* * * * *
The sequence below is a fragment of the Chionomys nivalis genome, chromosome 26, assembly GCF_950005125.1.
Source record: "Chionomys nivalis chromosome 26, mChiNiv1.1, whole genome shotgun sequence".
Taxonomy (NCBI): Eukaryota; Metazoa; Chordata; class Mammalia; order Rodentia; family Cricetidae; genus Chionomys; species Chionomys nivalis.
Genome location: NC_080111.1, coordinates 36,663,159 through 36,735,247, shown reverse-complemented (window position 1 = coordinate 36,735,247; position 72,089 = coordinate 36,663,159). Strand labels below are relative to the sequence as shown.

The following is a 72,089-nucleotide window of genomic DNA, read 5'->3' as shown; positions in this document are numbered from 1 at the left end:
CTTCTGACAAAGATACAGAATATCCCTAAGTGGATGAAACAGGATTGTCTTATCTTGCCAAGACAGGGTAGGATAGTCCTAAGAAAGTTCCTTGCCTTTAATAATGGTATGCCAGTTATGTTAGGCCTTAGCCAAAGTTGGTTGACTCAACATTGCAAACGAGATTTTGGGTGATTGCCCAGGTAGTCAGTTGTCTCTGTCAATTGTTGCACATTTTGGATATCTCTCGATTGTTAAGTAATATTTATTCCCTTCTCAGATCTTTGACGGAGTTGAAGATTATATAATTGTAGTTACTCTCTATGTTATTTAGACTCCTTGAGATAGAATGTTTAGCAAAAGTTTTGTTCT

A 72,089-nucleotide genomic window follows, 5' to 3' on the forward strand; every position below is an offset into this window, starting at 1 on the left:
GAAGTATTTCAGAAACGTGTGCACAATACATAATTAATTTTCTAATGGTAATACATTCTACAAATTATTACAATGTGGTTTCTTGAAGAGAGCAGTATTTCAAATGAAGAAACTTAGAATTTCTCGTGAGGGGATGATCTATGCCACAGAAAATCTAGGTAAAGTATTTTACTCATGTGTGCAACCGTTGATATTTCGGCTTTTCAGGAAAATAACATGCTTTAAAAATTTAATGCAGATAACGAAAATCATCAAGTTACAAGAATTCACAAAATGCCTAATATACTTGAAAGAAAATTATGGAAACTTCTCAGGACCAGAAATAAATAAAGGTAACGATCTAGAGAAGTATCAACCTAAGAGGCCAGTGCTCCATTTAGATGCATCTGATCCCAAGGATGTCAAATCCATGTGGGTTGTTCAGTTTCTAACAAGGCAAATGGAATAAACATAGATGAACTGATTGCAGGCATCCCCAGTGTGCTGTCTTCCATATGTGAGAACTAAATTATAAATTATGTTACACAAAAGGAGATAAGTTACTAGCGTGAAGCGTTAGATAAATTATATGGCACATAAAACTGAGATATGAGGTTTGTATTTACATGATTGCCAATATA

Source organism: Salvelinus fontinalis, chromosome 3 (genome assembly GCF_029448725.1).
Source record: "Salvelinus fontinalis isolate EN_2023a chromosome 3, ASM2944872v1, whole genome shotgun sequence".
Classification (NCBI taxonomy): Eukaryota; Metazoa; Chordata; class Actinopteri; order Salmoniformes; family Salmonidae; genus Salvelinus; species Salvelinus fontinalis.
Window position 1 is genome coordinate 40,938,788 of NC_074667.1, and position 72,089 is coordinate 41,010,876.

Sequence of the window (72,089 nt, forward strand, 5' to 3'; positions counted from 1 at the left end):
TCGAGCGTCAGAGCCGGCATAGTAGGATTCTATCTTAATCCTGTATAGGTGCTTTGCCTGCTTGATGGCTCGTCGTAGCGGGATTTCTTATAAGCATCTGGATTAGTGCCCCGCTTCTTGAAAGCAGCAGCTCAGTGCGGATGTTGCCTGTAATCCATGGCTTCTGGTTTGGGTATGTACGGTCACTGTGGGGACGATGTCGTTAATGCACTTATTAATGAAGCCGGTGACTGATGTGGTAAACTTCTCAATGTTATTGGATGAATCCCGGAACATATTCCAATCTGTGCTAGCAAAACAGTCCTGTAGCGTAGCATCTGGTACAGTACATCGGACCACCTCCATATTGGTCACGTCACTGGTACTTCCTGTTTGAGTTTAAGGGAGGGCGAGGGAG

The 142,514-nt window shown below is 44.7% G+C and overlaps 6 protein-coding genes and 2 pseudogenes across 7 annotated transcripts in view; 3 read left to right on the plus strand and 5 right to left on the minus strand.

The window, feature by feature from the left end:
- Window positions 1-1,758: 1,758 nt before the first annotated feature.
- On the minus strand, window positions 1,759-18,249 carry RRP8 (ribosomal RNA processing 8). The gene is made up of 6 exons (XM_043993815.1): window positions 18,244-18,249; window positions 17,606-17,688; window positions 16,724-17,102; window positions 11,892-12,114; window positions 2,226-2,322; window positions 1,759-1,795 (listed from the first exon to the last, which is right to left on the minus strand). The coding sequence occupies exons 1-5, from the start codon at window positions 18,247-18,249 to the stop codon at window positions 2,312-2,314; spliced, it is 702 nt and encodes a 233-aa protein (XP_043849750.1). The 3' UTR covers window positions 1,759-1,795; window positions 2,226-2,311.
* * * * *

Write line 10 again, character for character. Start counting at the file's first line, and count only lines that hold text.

Source record: "Salvelinus fontinalis isolate EN_2023a chromosome 3, ASM2944872v1, whole genome shotgun sequence".